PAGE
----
Amazon is set to reveal a promotion this weekend which is raising eye brows. The online retailer asks that customers scan merchandise at local retailers using their mobile app. If you come back and buy that item from Amazon, the company will give you $5 off of each item you scan, up $15 total. One of the more contentious realizations made is that this also includes local book stores, businesses who are already being strangled by Amazon's growing tendrils of e-commerce.
The special promotion is said to be good for any item available on the company's site which covers one of the largest and diverse inventories on our fair planet. Although sources single out Amazon's "Price Check" app as the software to use, there is little reason to believe that Amazon's full featured "Amazon Mobile" app with its integrated bar code scanning function would not work also. For now though, let us assume Price Check is the best app to use.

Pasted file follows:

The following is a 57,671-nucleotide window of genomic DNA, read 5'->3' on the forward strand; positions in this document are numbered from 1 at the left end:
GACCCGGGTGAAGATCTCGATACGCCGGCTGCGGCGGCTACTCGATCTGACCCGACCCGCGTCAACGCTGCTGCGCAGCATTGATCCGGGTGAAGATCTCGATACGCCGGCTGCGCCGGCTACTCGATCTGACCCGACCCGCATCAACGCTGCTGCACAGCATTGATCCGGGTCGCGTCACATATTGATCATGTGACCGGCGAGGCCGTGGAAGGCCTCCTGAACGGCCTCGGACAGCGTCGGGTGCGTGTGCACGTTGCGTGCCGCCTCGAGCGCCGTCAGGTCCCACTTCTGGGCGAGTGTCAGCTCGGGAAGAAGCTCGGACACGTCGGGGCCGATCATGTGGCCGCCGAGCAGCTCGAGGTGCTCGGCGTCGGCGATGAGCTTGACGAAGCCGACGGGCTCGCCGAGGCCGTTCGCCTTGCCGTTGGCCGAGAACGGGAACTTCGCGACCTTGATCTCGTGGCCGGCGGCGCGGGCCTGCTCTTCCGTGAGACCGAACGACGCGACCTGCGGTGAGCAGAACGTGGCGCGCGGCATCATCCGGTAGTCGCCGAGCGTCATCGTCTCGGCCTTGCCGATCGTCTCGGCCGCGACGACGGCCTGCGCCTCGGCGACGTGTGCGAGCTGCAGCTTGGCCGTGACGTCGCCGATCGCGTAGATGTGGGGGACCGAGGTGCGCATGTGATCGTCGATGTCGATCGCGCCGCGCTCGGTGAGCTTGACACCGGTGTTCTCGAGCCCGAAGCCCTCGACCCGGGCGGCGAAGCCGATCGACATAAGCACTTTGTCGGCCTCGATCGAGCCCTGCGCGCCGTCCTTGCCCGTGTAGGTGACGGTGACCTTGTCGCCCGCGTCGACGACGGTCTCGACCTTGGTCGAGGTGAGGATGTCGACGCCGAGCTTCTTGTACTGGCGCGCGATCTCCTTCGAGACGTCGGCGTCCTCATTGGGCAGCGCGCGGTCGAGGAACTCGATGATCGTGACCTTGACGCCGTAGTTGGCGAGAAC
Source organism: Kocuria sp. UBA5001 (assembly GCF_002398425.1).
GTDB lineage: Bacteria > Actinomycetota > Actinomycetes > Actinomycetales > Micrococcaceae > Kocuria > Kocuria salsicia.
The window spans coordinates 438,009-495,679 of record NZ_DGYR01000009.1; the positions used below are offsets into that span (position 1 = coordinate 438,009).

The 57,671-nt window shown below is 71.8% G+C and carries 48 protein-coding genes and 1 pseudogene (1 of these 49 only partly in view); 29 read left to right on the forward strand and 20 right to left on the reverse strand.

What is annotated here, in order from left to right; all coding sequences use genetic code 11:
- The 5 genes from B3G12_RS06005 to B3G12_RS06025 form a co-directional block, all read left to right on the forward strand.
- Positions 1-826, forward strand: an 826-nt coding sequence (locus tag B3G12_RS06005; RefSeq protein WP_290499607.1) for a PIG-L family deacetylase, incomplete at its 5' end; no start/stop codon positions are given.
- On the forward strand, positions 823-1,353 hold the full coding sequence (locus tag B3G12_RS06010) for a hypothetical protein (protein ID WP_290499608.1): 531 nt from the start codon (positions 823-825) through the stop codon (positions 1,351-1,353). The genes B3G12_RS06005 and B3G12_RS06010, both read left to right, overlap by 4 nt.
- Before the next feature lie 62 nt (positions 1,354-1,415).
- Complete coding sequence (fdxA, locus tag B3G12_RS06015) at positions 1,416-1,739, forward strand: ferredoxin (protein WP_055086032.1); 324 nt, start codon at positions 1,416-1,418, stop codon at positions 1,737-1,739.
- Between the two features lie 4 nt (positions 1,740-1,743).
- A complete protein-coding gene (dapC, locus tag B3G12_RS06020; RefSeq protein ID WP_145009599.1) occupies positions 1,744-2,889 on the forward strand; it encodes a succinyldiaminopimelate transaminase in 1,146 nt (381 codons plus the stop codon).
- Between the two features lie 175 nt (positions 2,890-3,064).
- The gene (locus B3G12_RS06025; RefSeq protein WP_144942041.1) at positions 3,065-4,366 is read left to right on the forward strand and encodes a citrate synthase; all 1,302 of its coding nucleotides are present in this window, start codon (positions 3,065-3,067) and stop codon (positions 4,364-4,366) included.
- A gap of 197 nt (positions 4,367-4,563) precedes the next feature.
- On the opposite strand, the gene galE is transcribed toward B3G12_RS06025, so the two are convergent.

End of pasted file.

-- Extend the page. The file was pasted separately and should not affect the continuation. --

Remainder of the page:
As good as this may sound to the ears of most customers, physical retailers are up in arms over Amazon's promotion. The American Retail Industry Leaders' Association issued a statement which lambasted the company for leveraging its "pre-Internet tax loophole" in order to effectively poach customers at the point of sale. The organization then used the Price Check app as a clear example of why Congress needs to act quickly in order to protect local retailers. "A failure to act is an implicit endorsement of a subsidy of Amazon." a spokeswoman said.
In an earlier interview with the managing director of Waterstones, James Daunt said: "They never struck me as being a sort of business in the consumer's interest. They're a ruthless, money-making devil." He continued, "The computer screen is a terrible environment in which to select books. All that 'If you read this, you'll like that' – it's a dismal way to recommend books. A physical bookshop in which you browse, see, hold, touch and feel books is the environment you want."